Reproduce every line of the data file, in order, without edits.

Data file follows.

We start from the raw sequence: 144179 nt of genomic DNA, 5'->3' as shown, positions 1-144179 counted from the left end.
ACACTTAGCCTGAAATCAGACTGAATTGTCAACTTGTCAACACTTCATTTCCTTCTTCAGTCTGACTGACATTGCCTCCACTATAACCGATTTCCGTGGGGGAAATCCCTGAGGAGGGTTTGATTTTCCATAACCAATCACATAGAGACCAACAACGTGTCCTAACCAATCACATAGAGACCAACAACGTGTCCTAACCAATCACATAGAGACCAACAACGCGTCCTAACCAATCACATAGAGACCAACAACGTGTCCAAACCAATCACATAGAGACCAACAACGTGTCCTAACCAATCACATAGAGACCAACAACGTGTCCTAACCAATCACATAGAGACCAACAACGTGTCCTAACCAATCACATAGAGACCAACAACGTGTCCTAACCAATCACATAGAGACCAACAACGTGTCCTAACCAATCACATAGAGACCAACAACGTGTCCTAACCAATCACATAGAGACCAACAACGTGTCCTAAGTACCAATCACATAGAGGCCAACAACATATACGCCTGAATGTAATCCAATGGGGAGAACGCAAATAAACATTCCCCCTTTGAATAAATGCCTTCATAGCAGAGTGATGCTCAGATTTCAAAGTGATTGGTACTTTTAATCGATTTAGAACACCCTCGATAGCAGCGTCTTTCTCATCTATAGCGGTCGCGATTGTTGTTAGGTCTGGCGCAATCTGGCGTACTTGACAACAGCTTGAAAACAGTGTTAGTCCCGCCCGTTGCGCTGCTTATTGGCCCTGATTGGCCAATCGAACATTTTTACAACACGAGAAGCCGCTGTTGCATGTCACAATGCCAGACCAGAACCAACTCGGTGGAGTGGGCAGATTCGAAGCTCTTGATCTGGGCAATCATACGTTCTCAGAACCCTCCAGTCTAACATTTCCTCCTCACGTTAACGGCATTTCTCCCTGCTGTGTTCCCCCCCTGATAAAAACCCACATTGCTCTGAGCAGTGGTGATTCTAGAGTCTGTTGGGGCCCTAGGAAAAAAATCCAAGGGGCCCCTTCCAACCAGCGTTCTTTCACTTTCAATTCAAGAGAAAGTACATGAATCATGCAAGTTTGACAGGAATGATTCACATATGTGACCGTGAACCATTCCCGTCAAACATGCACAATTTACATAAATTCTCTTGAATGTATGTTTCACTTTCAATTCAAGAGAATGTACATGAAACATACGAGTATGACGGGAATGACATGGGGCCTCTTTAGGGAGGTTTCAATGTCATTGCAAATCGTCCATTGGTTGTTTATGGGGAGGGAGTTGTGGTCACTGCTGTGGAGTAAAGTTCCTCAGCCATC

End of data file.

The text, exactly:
We start from the raw sequence: 144179 nt of genomic DNA, 5'->3' as shown, positions 1-144179 counted from the left end.
ACACTTAGCCTGAAATCAGACTGAATTGTCAACTTGTCAACACTTCATTTCCTTCTTCAGTCTGACTGACATTGCCTCCACTATAACCGATTTCCGTGGGGGAAATCCCTGAGGAGGGTTTGATTTTCCATAACCAATCACATAGAGACCAACAACGTGTCCTAACCAATCACATAGAGACCAACAACGTGTCCTAACCAATCACATAGAGACCAACAACGCGTCCTAACCAATCACATAGAGACCAACAACGTGTCCAAACCAATCACATAGAGACCAACAACGTGTCCTAACCAATCACATAGAGACCAACAACGTGTCCTAACCAATCACATAGAGACCAACAACGTGTCCTAACCAATCACATAGAGACCAACAACGTGTCCTAACCAATCACATAGAGACCAACAACGTGTCCTAACCAATCACATAGAGACCAACAACGTGTCCTAACCAATCACATAGAGACCAACAACGTGTCCTAAGTACCAATCACATAGAGGCCAACAACATATACGCCTGAATGTAATCCAATGGGGAGAACGCAAATAAACATTCCCCCTTTGAATAAATGCCTTCATAGCAGAGTGATGCTCAGATTTCAAAGTGATTGGTACTTTTAATCGATTTAGAACACCCTCGATAGCAGCGTCTTTCTCATCTATAGCGGTCGCGATTGTTGTTAGGTCTGGCGCAATCTGGCGTACTTGACAACAGCTTGAAAACAGTGTTAGTCCCGCCCGTTGCGCTGCTTATTGGCCCTGATTGGCCAATCGAACATTTTTACAACACGAGAAGCCGCTGTTGCATGTCACAATGCCAGACCAGAACCAACTCGGTGGAGTGGGCAGATTCGAAGCTCTTGATCTGGGCAATCATACGTTCTCAGAACCCTCCAGTCTAACATTTCCTCCTCACGTTAACGGCATTTCTCCCTGCTGTGTTCCCCCCCTGATAAAAACCCACATTGCTCTGAGCAGTGGTGATTCTAGAGTCTGTTGGGGCCCTAGGAAAAAAATCCAAGGGGCCCCTTCCAACCAGCGTTCTTTCACTTTCAATTCAAGAGAAAGTACATGAATCATGCAAGTTTGACAGGAATGATTCACATATGTGACCGTGAACCATTCCCGTCAAACATGCACAATTTACATAAATTCTCTTGAATGTATGTTTCACTTTCAATTCAAGAGAATGTACATGAAACATACGAGTATGACGGGAATGACATGGGGCCTCTTTAGGGAGGTTTCAATGTCATTGCAAATCGTCCATTGGTTGTTTATGGGGAGGGAGTTGTGGTCACTGCTGTGGAGTAAAGTTCCTCAGCCATC